• Walk the Highline, a recently converted disused railway line which has been turned into a park raised above the Meatpacking district. It’s a relaxing place with cool views down to the streets below and out across the Hudson river.
  • Walk the Brooklyn Bridge for amazing views of the skyline and visit Shake Shack on the other side in Dumbo. Favourite thing to do ever. The best views are walking from Brooklyn back towards Manhattan.
  • Go shopping in Macy’s and around 34th Street along with the designer shops on 5th Avenue and around the Rockefeller Centre or Bloomingdale’s. You can’t miss Sephora either.
  • Bryant Park in Midtown is home to New York’s public library and is worth a visit.
  • Wander around the West Village and stop in Greenwich Park. Carrie’s apartment from SATC is on Perry Street.
  • If it’s Christmas then ice skating is a must. There are magical rinks in Central Park and at the Rockefeller Centre.
  • Watch a sunset from The Standard rooftop bar.
  • Check out the NYC Go pass if you want to visit a few attractions as it may work out cheaper.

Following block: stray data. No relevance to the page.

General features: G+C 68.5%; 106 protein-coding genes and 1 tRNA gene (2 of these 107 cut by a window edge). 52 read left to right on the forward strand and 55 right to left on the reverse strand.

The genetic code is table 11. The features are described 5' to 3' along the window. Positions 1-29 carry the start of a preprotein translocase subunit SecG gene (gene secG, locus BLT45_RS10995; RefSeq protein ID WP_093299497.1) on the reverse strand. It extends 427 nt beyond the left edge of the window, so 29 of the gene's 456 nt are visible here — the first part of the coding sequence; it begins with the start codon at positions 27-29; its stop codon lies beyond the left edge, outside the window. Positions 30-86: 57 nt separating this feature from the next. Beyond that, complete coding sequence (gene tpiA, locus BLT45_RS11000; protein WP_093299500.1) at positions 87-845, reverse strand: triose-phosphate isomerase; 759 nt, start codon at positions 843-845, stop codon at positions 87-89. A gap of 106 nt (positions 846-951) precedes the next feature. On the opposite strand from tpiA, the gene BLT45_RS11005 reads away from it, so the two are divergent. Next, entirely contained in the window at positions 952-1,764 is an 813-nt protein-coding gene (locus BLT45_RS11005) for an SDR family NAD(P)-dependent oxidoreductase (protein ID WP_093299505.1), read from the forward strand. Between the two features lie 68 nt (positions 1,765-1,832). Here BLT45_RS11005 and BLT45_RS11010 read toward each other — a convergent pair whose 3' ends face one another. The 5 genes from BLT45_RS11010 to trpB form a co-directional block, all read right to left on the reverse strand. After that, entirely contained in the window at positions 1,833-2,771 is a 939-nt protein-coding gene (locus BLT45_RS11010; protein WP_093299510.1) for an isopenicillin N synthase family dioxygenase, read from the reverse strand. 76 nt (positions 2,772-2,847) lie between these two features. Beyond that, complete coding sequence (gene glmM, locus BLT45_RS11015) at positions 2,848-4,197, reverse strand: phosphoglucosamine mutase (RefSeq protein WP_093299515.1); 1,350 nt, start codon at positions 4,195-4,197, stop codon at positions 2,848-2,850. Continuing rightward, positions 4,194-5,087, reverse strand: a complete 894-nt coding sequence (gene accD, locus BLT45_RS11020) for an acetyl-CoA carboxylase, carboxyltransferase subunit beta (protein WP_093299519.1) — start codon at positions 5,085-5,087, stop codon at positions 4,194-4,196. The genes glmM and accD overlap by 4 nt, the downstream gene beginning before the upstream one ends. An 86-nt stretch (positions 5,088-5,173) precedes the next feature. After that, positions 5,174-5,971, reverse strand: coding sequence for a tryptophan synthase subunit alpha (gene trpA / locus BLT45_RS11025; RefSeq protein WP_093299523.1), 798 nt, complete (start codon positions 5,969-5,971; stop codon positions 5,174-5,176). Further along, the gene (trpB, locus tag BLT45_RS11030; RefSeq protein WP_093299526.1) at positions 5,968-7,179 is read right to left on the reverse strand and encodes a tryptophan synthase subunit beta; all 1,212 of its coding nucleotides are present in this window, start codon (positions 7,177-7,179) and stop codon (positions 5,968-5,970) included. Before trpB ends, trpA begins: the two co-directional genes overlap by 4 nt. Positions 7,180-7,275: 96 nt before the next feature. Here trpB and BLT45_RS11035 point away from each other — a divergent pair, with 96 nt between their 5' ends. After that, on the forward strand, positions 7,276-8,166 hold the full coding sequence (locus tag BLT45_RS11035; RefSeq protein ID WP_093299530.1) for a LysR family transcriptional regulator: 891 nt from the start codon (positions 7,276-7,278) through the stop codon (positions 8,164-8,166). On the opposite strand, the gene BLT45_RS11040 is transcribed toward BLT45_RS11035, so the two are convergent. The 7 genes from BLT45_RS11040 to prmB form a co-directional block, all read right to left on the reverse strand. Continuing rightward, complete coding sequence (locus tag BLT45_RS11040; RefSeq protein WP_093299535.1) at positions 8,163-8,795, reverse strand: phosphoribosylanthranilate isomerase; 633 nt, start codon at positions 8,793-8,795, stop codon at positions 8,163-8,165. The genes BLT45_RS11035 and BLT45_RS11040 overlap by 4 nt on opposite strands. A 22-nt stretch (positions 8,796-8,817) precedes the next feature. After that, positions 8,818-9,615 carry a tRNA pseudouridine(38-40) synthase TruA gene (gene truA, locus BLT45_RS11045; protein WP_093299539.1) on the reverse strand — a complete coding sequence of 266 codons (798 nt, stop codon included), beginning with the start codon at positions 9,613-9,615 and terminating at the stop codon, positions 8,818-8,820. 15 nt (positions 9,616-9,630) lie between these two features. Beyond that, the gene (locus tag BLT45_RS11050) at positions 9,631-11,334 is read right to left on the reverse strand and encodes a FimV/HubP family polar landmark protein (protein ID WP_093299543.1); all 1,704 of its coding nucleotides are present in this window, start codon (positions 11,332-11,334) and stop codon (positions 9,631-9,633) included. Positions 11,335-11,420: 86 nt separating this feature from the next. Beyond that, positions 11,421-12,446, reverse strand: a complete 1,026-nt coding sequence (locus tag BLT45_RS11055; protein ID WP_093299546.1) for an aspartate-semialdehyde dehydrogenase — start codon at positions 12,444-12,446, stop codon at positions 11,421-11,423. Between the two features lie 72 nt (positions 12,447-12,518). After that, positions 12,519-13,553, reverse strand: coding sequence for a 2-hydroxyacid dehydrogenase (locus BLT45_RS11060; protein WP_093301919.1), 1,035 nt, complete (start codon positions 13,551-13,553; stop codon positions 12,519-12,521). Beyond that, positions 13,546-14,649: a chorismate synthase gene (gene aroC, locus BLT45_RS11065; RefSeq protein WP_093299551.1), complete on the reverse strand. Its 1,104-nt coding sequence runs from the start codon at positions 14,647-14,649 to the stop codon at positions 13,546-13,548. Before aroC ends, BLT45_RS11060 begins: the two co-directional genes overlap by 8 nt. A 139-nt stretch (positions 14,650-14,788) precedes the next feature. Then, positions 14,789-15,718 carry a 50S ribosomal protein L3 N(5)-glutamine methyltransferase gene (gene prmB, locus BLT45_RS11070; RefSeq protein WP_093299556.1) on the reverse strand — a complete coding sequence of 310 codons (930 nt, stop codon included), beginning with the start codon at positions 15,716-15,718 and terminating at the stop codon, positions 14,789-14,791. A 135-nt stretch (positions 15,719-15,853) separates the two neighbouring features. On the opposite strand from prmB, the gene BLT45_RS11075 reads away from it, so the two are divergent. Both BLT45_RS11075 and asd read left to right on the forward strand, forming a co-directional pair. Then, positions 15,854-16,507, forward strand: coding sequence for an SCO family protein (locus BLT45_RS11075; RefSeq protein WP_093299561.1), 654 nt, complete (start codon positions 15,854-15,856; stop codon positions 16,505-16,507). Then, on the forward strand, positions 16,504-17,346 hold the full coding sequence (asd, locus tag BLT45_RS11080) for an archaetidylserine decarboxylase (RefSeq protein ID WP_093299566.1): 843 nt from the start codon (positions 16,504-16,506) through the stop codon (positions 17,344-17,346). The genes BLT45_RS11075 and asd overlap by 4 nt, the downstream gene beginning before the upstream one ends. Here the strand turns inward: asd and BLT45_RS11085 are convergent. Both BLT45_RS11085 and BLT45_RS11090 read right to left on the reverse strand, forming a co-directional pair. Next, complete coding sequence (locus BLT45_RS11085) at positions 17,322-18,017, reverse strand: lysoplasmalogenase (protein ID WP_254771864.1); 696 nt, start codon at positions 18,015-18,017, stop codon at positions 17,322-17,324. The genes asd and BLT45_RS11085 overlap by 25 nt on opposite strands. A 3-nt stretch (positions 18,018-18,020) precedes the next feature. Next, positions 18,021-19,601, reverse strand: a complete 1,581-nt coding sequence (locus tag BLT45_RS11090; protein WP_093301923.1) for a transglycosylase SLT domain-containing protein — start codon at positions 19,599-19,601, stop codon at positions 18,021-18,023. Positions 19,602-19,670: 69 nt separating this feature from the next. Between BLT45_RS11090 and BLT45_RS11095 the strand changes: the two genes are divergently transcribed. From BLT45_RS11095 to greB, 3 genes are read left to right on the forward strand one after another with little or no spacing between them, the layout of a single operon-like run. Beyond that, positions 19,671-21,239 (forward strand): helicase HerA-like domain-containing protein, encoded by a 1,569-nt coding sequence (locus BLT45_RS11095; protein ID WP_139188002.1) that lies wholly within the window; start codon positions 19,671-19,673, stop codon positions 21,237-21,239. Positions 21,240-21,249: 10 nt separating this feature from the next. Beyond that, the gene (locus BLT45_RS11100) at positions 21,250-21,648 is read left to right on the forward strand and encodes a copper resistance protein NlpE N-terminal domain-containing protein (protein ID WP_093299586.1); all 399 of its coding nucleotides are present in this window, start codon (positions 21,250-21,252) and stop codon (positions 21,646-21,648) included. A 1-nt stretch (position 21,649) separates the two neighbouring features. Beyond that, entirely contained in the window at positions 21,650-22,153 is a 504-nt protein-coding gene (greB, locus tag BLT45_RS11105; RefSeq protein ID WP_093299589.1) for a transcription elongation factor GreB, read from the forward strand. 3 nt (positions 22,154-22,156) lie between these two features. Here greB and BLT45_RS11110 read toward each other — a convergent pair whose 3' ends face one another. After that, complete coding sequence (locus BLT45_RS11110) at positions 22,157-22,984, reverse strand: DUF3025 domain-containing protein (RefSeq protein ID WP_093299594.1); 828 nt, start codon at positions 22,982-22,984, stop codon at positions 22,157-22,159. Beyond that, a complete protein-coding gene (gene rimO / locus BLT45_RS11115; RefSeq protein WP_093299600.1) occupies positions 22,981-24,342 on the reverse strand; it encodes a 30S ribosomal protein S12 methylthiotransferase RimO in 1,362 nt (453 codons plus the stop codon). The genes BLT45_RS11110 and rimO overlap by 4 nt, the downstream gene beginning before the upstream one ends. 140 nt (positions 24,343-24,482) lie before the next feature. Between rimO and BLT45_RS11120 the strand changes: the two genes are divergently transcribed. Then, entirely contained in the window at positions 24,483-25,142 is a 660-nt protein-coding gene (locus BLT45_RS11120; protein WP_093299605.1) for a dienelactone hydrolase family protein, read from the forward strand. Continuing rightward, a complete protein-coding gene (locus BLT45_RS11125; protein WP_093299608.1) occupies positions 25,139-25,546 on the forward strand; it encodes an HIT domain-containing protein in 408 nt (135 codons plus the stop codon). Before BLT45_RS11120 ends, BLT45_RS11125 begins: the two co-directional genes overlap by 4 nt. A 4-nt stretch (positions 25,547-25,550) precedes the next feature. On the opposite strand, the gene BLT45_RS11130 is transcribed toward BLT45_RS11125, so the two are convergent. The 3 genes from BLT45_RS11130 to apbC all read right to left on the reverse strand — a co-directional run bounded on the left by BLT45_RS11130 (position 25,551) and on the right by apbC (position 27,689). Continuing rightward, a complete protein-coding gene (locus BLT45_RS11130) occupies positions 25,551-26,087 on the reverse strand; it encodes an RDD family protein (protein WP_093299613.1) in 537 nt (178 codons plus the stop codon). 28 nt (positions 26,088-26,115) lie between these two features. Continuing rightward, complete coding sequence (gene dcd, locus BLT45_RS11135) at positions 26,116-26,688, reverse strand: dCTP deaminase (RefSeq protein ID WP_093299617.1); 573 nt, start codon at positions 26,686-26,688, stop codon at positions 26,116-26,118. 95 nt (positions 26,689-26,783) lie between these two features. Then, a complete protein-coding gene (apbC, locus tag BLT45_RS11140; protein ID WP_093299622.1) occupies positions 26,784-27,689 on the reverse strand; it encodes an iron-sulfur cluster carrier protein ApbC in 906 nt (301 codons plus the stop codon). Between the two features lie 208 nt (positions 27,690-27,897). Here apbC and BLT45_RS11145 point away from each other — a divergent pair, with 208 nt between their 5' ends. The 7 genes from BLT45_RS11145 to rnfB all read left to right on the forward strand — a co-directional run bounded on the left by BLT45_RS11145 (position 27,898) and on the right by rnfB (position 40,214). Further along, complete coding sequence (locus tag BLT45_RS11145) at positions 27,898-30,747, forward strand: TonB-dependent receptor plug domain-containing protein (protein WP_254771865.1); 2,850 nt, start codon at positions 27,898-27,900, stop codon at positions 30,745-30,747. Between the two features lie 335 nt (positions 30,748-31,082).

Getting around; We walked for miles. Being on a grid, the city is very easily navigable by looking at the block numbers and avenues which all run straight {except for Broadway which cuts diagonally through the city at an angle}. E.g. Times Square is on 42nd Street and 8th Avenue so to walk there from the Empire State building on 34th Street and 5th you’d go north for 8 blocks and then walk West {left} across two avenues. We also used the subway a lot, each ride is $2.75 whether you go just one station or go the whole way across the city. If you’re there for a few days consider buying an unlimited pass which will be better value if you take more than about 3 trips a day. From the airport we used the app LFYT {similar to UBER but a bit cheaper}.

When to visit; This city never sleeps so there’s no right or wrong time to visit however the prices and weather can vary a lot. January and February are the cheapest time to visit both airfare and hotel wise as it’s likely to be icy cold, reducing visitor numbers. Most of what there is to see is outside so think about if you want to be all wrapped up walking on icy pavements. Spring can be a really nice time to visit, the city tends to thaw out from April onwards. July and August can be especially hot and a lot of New Yorkers escape for the Hamptons at this time of year. September and October are when hotel rates are highest because the weather tends to be fair with crisp bright blue skies and warm temperatures. October is a fun time to visit with all things halloween and pumpkins on every street corner but you will pay more at this time of year with lots of events going on and leaf peeping season. November has Thanksgiving so avoid that weekend but November and December are magical with ice skating rinks and Christmas decorations, perfect for shopping!

R <3 xx